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Getting to the Bottom of the MH17 Tragedy in Ukraine


As the world mourns those who tragically lost their lives when Malaysian Airlines Flight MH17 was brought down over eastern Ukraine last week, Malaysia now finds itself entangled in a distant and largely unfamiliar conflict, one that is rife with geopolitical implications.

The victims were people of various nationalities from all walks of life, whose untimely demise represents an escalation that will almost certainly lead to a wider internationalization of the civil war in Ukraine, which threatens to further deteriorate relations between Russia and the United States.

Ukraine’s war has polarized ethnic Ukrainians living in agricultural west of the country who favor integration into the European Union’s orbit, and those in the Russian-speaking industrialized southeast of the country who either support greater autonomy from Kiev or a peaceful integration into the Russian Federation following the example of Crimea.

Easterners opposed the toppling of former President Viktor Yanukovich in February, which gave rise to an unelected government in Kiev that remains heavily under the influence of ultra-nationalist rightwing groups known for their pejorative anti-Russian viewpoints.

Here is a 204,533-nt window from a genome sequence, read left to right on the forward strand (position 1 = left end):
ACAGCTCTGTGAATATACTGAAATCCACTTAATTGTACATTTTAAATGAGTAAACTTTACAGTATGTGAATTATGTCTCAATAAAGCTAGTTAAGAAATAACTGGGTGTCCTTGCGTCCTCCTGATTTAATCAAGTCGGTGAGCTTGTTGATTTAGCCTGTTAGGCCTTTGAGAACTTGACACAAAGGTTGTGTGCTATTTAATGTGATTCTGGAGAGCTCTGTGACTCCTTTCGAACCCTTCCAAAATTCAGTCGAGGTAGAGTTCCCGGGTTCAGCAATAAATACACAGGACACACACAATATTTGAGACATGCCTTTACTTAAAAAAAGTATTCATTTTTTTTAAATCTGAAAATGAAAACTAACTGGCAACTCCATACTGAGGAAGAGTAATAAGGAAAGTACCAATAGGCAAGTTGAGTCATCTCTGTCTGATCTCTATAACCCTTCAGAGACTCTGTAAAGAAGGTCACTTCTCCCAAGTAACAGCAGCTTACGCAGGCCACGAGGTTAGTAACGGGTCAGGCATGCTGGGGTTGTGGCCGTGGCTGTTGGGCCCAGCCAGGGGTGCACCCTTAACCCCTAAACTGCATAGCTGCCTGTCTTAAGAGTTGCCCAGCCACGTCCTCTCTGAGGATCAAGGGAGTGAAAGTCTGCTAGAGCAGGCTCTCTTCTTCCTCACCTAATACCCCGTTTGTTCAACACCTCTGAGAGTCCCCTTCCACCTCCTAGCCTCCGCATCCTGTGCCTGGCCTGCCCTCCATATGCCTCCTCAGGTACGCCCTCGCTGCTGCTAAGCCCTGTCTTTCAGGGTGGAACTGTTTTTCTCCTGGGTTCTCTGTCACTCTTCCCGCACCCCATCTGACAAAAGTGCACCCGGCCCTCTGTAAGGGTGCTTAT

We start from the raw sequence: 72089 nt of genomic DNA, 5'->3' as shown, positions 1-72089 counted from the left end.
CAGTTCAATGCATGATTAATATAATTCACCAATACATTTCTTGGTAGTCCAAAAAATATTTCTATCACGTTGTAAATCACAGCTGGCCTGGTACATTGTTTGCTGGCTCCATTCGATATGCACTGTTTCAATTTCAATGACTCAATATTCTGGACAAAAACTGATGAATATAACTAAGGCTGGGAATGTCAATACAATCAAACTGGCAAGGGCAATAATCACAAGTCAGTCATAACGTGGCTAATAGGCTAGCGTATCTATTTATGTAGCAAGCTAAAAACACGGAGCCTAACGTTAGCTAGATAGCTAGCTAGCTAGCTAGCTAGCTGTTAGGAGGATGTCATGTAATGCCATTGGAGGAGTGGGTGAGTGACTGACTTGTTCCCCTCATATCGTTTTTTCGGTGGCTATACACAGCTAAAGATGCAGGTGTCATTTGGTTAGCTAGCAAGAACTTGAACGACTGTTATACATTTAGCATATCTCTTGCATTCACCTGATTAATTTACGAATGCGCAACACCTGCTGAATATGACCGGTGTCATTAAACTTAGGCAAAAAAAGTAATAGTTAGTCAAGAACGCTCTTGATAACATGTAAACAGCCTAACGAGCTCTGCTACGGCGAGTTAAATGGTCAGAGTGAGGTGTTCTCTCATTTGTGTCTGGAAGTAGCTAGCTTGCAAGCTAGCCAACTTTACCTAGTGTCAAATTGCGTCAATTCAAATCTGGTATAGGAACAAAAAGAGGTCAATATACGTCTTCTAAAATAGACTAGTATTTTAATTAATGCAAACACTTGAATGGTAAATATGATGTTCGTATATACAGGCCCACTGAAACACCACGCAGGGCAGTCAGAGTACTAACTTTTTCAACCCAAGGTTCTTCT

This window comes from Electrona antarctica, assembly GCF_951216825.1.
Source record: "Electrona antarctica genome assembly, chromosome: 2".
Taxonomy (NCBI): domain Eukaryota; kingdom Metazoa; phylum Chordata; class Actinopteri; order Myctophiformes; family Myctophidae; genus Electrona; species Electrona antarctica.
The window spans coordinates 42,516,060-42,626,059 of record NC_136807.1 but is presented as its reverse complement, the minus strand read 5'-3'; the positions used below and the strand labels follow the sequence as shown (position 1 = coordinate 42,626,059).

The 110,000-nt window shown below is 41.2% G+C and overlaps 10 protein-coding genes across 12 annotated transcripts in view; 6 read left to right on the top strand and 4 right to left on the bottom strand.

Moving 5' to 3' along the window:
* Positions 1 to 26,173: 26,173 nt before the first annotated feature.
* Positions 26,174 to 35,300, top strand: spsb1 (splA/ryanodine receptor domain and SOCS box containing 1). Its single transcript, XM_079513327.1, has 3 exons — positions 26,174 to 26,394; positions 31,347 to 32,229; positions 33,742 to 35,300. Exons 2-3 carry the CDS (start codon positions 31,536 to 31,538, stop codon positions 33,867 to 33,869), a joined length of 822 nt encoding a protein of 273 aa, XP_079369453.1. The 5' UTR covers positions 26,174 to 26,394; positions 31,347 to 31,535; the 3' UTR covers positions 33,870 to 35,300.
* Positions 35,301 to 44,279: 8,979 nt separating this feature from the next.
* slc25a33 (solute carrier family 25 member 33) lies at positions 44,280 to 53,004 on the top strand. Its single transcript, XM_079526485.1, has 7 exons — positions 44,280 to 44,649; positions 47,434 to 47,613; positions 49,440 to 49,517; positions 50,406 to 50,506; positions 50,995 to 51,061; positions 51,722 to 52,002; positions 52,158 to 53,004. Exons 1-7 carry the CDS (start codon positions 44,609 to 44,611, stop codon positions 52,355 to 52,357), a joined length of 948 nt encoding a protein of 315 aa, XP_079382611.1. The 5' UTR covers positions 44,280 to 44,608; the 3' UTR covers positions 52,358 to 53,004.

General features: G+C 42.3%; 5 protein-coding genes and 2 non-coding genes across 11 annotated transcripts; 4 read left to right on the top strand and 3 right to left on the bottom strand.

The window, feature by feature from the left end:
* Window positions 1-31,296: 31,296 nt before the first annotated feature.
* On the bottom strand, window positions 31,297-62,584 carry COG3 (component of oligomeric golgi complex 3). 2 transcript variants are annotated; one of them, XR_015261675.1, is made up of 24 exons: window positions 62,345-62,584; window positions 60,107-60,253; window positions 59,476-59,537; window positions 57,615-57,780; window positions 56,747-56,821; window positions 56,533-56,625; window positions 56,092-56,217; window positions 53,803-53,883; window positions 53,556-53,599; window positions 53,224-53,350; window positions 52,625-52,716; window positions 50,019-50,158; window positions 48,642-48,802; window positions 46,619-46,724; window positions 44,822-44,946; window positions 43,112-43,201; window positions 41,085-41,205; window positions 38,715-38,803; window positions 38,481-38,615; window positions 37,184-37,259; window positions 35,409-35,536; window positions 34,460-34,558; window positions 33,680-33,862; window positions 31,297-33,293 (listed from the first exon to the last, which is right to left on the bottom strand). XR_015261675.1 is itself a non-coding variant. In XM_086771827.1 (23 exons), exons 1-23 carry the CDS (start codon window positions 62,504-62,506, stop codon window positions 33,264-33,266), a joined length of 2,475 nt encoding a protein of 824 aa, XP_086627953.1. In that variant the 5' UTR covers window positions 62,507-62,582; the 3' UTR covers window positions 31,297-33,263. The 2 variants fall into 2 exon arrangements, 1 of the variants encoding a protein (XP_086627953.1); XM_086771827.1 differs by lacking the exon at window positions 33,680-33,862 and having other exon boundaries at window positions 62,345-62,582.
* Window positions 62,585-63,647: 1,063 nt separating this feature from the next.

Once seizing power earlier this year, the authorities in Kiev hastily attempted to pass laws against the official use of the Russian language throughout the country, stoking outrage from eastern Ukrainians that culturally and linguistically identify themselves as Russian.

Citizens of the east protested in mass numbers against the new authorities in Kiev and occupied public buildings, spurred on by the fear of living under an ultra-nationalist dominated government that would stigmatize the country’s ethnic Russian minority. Demonstrators called for greater autonomy for their regions.

Instead of easing fears through dialogue and trust building, Kiev labeled demonstrators as ‘terrorists’ and launched a large-scale military operation against the restive eastern regions to put down popular opposition to the new regime’s usurpation of power. Militias formed in the east to defend the rebel provinces, giving rise to the armed struggle that continues today.